It was an idea born of its time. The early 1920s were lively years, when it was simply good to be alive. So many were not. A whole generation of young European and Dominion manhood had perished in the First World War. It was the age of the flapper and the Charleston, a time when chivalry was reborn in the almost conscious effort to banish the painful memories of conflict. Among those most concerned to restore faith in the value of international friendships and the essential goodness of man was Arthur Wallis Myers, the respected lawn tennis correspondent of The Daily Telegraph and the lawn tennis editor of The Field magazine.
Wallis Myers (he was never called Arthur) had been a good tennis player before the war, steady but unspectacular, and with a keen appreciation of the finer points of strategy, especially in doubles. In addition to his interest in tennis, Myers was a respectable golfer and in 1913 instituted the Lawn Tennis Golf Cup, a competition for all past and present tennis players, which survives to this day as the Desborough Cup.
When war broke out Myers was 36, too old for active duty. Nevertheless he spent a productive war. His wide knowledge of Europe was useful to the National War Aims Committee on which he served from 1917 until the end of the war. In 1918, he was seconded to the staff in Downing Street for two years. For his important contribution to the nation's affairs Wallis Myers was awarded the C.B.E.
The post-war period at Wimbledon saw a sudden surge in interest as a flood of new overseas stars appeared. It was during this period that an idea began to crystallise in the mind of Wallis Myers. According to the recollection of the late Ted Tinling, the idea had developed out of earnest conversations between Myers and Dwight Davis, the donor of the Davis Cup. Surely, thought Myers, there should be some way of nurturing and preserving the camaraderie that existed between the young gladiators of so many countries who met in serious but friendly rivalry at tournaments around the world each year. Another who influenced him in this direction was Lord Balfour, the former Prime Minister (1902-1905).
So it was that early in November 1924 Myers finally put physical expression to his idea. A fortnight before the inaugural meeting, he sent out letters to some 50 British players who had crossed the seas as members of touring teams. All that were in London at the time attended a gathering over which Sir Leonard Lyle presided.
This was an historic occasion. To an attentive and sympathetic gathering Myers explained his ideals: "We are in some measure compensated for the temporary loss of supremacy on the courts by the reflection that our early pioneers, through their skill and enthusiasm, had sowed the good seed abroad. We are seeking to cement the ties that bind us to all international players, to exchange greetings with them from time to time, to offer them hospitality when they come in our midst. Hands across the net, in fact, means hands across the ocean." Myers had his audi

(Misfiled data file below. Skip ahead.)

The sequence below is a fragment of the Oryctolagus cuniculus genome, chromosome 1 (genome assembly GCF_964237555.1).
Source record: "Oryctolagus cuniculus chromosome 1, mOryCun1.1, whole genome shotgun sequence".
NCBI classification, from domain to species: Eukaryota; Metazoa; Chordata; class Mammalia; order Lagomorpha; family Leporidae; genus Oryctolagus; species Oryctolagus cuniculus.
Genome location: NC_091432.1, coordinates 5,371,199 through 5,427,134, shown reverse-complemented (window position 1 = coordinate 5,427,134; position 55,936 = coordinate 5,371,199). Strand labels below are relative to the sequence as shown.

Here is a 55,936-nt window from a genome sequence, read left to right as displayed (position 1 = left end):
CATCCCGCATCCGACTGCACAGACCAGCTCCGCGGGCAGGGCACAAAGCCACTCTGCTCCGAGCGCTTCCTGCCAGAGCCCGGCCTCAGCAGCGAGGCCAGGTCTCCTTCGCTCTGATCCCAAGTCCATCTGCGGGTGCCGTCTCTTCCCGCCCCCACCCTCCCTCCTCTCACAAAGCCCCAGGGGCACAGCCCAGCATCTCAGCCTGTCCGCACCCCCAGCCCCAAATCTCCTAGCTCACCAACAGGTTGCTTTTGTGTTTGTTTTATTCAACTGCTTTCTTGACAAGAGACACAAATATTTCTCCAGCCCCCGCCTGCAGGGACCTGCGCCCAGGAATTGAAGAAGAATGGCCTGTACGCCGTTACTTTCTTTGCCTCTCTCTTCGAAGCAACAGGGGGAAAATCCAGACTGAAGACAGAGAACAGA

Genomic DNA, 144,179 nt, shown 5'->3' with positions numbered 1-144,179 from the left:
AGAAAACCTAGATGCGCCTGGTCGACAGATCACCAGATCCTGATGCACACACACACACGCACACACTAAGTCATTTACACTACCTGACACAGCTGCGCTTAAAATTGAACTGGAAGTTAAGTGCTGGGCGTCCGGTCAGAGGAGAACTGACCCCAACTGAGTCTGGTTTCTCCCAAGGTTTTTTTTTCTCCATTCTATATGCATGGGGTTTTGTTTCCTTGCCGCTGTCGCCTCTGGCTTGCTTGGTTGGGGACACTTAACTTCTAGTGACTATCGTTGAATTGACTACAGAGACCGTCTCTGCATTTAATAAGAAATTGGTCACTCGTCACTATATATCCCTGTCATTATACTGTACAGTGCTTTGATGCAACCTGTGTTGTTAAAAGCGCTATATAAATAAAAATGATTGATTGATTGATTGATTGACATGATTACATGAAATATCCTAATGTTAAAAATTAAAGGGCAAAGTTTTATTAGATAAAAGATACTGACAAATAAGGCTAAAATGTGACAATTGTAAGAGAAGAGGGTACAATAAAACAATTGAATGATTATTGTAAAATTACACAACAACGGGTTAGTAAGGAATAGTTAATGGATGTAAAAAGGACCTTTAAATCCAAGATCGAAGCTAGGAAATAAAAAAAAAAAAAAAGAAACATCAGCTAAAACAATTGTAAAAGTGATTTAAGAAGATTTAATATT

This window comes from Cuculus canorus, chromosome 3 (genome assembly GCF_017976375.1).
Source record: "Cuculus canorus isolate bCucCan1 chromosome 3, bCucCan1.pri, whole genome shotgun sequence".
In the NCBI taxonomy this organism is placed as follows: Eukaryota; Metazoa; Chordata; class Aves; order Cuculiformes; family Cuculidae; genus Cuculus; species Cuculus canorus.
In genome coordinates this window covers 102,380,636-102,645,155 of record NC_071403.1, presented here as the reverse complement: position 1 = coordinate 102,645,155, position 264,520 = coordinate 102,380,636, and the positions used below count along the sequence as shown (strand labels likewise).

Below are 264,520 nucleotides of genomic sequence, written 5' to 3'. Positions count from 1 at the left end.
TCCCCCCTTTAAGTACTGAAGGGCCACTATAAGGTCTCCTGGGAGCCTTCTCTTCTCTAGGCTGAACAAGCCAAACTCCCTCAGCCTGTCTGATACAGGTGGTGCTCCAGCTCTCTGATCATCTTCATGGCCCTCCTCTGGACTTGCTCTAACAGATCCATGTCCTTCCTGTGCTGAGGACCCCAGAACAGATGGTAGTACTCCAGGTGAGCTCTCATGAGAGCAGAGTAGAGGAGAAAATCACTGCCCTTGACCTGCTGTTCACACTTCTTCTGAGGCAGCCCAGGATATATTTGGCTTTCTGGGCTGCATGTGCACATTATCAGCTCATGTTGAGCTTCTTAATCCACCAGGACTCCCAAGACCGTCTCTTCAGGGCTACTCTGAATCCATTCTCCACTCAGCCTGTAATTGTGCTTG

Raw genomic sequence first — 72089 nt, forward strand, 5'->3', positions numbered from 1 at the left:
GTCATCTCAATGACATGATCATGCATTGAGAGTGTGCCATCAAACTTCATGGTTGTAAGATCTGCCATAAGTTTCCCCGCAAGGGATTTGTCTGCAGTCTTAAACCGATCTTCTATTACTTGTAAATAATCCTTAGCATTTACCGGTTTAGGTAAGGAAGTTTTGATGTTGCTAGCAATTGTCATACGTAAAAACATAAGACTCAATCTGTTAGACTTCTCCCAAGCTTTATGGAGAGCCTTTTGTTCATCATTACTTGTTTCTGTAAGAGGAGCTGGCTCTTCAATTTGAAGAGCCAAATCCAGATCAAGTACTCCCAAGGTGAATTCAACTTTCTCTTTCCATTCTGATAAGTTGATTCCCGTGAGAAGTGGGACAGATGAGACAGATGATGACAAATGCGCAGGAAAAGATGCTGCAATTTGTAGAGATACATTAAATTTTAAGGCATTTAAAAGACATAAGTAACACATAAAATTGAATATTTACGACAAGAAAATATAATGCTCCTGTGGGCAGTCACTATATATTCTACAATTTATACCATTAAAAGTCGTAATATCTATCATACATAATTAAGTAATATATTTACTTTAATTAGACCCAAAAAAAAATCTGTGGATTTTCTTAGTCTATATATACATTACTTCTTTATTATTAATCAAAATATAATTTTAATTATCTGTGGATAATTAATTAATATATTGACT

They had all experienced hospitality abroad and were fully in tune with his sentiments as he continued: "The I.C. will compete with no other club. It will pay fealty to constitutional authority and will not seek to usurp or overlap the functions of other organisations. We should, in principle and in spirit, be a society of players who have toured in and been educated by overseas countries, co-operating in the course of time with offshoots of the parent, which might be founded abroad for the same object. Our purposes are social, nonpolitical, of a masonic nature."
It was considered a great honour to be invited to wear the distinctive grey tie with the single pink stripe. But, as Myers recalled, not every player who had carried his racket abroad automatically became a member. Steadily our panel was enlarged so that by 1932 th
ere were 107 ordinary and 55 honorary members. Election did not necessarily follow qualification; the deed was of more value than the word.
The first overseas nation to form an International Club was France. It was launched at a meeting held in July 1929 at the Automobile Club of France in Paris. There were two pink stripes on their new tie. It was natural that the Americans should decide to launch their own I.C the following year and appropriate that they should choose to have three narrow stripes on their steel grey ties.
Wallis Myers died on the eve of Wimbledon in 1939 after being taken ill whilst returning from Britain's losing Davis Cup tie against Germany in Berlin. Accordingly he was not present to witness the strong revival of the I.C. movement after the war.
The arrival of open tennis in 1968, far from dimming the enthusiasm of prospective newcomers to the I.C. fold, served to accelerate interest. The game itself was growing fast and much of it was increasingly commercial. Yet there seemed to be the recognition among those responsible for directing its course in so many countries that the finest traditions needed to be actively promoted lest they were swept away on the rising tide of professionalism.
Today, the I.C. family numbers 38 member nations, of which 30 were represented and played at the 75th Anniversary meeting at Wimbledon in 1999. Such vibrant activity proves beyond doubt the validity of Wallis Myers' original concept that tennis, at the highest level, has all the finest thing of warfare about it. Although man is indeed a combative animal, he also feels the need to respect the enemy and afterwards to join with him in social union; in Sir Henry Newbolt's words:
"To honour, while you strike him down,
The foe that comes with fearless eyes.
To count the life of battle good,
And dear the land that gave you birth,
And dearer yet the brotherhood,
That binds the brave of all the earth."
(The above has been condensed from an article which appeared in 'The International Club' a history)